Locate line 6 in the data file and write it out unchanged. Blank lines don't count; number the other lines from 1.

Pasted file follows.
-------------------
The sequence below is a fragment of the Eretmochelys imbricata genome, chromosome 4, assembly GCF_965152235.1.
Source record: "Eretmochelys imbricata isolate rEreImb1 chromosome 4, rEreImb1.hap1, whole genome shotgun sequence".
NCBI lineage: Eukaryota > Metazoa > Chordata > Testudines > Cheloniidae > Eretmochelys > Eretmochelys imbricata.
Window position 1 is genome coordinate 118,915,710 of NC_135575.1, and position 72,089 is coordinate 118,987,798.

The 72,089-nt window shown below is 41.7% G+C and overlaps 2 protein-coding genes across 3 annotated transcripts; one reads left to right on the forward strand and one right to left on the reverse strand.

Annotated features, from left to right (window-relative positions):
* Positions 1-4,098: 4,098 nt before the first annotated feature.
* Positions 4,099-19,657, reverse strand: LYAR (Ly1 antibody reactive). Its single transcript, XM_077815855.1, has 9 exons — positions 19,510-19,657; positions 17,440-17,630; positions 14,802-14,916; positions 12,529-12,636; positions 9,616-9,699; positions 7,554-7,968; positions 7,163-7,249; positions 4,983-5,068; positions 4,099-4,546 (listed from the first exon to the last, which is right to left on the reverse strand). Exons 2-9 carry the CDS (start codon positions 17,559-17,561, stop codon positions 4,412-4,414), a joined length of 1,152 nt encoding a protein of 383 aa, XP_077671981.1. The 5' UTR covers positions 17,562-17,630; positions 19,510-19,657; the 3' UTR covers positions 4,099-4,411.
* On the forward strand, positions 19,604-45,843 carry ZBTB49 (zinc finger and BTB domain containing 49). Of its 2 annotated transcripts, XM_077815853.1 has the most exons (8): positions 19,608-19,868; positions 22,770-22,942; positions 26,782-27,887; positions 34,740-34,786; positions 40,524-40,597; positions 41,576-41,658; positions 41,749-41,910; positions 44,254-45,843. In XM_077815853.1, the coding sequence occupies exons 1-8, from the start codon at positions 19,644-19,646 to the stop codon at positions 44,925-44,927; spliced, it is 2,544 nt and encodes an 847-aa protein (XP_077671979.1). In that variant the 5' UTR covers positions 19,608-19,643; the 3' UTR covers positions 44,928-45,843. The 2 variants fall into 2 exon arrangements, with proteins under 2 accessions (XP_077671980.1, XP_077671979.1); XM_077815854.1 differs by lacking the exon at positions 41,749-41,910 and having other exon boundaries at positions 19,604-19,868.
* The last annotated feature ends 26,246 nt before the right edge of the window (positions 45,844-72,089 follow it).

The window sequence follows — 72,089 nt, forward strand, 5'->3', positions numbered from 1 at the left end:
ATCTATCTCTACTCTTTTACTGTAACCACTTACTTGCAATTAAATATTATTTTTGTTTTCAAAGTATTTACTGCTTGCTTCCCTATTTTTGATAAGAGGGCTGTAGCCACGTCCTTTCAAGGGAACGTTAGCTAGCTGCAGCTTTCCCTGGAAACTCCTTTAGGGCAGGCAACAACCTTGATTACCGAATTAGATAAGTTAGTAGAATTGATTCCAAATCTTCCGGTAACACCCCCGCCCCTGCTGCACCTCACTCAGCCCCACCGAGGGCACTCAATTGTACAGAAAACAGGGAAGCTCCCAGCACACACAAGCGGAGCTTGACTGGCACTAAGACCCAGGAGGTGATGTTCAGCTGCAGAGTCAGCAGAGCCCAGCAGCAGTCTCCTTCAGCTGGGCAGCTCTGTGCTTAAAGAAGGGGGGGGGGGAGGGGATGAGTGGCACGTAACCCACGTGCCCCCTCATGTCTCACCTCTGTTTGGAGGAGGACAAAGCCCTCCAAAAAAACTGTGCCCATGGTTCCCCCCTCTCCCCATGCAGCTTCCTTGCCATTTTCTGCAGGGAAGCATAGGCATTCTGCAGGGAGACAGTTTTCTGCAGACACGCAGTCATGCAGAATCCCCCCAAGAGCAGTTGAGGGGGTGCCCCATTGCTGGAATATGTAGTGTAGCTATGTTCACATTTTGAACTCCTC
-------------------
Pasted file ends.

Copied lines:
Annotated features, from left to right (window-relative positions):